Events between 1640 and 1660 did confirm the dominance of the English state over the three kingdoms of the British Isles, both by means of political and military involvement. The state went through periods of being dominant as well as being absent from dominance during this period in time. Absent due to the English Civil war, which for a time allowed Scotland to have influence over parliament and for the Catholic Irish to rebel in Ireland. These events were extinguished with the eventual execution of King Charles I, and the formation of the Republican parliament in 1649. The new parliament used the New Model Army to claw back its dominance with invasions into Scotland and Ireland. The new parliament then was able to dominate Scotland and Ireland politically through the eventual Commonwealth government. .
Events between 1640 and 1660 (it could be argued) wouldn't have happened if it wasn't for Charles I tampering of religion. His role before 1640 was important to the events played within the period. Each of the three wars (it could be argued) came from his political failings. His desire to reform religion in each of the three protestant churches, brought dislike for him as monarch. He not only alienated his own parliament, but the parliaments of both Scotland and Ireland. People's beliefs and ideologies is a subject Charles I should have stayed away from in his tenure as head of state. In theory I can see some of his intentions for religion were good. Why shouldn't England, Scotland and Ireland share the same Book of Common Prayer for instance? They each shared the same king after all. Charles took bad advice from people he trusted (William Laud). His actions would ultimately lead to his eventual beheading by parliament, which brought a closure to the English civil war (Anne Laurence and Rachel C. Gibbons, 2011, p. 21to 62).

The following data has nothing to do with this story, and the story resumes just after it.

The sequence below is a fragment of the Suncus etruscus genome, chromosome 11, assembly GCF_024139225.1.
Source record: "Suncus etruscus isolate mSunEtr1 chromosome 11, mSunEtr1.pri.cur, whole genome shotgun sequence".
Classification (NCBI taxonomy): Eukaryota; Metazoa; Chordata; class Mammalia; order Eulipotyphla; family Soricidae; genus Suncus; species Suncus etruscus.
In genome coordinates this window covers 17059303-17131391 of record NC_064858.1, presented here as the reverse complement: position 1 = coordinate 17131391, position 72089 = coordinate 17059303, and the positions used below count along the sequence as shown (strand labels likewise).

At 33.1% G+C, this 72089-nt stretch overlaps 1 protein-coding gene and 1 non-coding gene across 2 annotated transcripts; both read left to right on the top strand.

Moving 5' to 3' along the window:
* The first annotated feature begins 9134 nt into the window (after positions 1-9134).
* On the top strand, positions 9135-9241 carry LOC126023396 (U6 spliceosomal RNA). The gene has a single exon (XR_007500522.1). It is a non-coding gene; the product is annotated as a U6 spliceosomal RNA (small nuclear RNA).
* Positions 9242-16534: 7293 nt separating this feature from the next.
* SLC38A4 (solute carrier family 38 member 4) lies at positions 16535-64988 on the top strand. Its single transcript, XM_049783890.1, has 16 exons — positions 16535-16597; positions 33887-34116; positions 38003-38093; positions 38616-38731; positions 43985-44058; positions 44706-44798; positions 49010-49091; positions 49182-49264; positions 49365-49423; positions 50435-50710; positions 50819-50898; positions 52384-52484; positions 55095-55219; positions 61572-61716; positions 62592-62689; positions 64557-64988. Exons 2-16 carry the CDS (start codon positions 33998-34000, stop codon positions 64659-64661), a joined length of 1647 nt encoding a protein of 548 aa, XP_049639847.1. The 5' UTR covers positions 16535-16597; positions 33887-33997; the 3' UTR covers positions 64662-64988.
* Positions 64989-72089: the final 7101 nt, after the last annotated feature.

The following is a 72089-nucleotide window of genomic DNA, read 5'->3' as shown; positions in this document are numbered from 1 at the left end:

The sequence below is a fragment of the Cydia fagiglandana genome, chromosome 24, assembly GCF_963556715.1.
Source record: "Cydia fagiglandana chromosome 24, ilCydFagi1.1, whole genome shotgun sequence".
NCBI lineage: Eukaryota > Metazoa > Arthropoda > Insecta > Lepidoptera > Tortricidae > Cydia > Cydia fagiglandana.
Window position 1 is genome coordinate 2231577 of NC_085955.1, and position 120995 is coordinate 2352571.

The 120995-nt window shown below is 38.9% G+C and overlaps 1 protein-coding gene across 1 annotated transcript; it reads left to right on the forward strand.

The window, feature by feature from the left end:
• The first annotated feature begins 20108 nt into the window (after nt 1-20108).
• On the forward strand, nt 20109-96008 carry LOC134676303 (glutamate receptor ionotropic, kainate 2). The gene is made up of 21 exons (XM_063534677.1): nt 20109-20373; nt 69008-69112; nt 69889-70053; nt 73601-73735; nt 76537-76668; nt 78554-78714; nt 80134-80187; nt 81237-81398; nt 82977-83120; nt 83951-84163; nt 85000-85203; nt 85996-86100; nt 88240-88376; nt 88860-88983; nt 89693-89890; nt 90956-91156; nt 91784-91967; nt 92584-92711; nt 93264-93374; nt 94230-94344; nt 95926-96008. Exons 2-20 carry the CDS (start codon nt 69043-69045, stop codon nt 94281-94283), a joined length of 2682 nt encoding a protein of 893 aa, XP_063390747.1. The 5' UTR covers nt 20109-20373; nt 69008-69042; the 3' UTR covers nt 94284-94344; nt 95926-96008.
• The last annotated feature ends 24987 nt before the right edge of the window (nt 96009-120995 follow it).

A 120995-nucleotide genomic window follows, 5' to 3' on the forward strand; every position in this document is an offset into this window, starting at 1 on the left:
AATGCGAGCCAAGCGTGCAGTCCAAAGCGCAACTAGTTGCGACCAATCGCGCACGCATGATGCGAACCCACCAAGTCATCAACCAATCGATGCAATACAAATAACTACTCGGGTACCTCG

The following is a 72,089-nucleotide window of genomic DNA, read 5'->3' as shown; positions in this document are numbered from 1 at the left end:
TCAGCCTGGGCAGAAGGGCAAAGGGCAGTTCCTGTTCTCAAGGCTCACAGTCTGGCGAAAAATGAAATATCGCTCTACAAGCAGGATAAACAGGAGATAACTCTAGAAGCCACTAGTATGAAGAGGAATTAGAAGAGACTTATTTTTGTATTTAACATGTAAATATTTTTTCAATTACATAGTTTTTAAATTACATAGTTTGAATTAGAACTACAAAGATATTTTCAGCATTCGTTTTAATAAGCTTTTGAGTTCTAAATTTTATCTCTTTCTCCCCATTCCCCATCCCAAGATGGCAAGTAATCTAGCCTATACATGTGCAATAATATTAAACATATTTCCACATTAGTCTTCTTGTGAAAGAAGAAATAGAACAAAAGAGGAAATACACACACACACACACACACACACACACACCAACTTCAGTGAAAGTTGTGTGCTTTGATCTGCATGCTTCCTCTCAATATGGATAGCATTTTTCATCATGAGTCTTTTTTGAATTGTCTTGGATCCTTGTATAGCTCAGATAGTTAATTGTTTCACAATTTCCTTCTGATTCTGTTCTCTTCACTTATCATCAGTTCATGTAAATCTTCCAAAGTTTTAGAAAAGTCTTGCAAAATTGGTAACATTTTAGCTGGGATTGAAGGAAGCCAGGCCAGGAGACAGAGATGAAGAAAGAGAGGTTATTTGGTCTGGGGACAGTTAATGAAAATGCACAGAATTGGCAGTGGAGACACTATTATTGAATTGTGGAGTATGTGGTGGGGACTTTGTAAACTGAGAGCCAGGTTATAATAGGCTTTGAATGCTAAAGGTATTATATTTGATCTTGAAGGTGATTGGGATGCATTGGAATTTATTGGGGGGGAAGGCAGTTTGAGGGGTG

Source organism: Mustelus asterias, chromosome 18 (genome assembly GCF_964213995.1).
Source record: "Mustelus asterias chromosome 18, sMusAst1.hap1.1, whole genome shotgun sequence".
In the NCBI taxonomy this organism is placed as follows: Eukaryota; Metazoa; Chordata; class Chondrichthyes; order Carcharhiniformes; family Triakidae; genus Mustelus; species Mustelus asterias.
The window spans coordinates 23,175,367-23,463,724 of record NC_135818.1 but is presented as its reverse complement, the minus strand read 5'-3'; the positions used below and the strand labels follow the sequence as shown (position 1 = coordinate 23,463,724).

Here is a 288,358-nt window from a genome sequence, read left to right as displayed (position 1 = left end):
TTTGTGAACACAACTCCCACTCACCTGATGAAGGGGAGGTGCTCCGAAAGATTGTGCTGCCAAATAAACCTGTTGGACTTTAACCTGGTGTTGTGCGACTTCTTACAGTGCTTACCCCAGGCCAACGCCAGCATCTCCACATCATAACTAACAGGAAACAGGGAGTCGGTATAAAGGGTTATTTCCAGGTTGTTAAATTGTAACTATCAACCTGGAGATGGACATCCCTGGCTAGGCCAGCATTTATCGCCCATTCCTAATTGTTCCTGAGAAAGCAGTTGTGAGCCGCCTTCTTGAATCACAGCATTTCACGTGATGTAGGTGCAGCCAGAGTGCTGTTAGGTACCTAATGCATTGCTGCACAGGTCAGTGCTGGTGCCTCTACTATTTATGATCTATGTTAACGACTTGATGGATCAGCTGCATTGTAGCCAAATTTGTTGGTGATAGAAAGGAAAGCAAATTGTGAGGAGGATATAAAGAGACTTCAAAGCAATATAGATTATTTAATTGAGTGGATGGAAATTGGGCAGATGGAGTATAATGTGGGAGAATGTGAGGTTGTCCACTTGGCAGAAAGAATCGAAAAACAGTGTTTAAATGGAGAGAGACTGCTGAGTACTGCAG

During the Civil war (1642-1649) parliament suffered it greatest military failures in 1643, at the hands of Charles I and his supporters.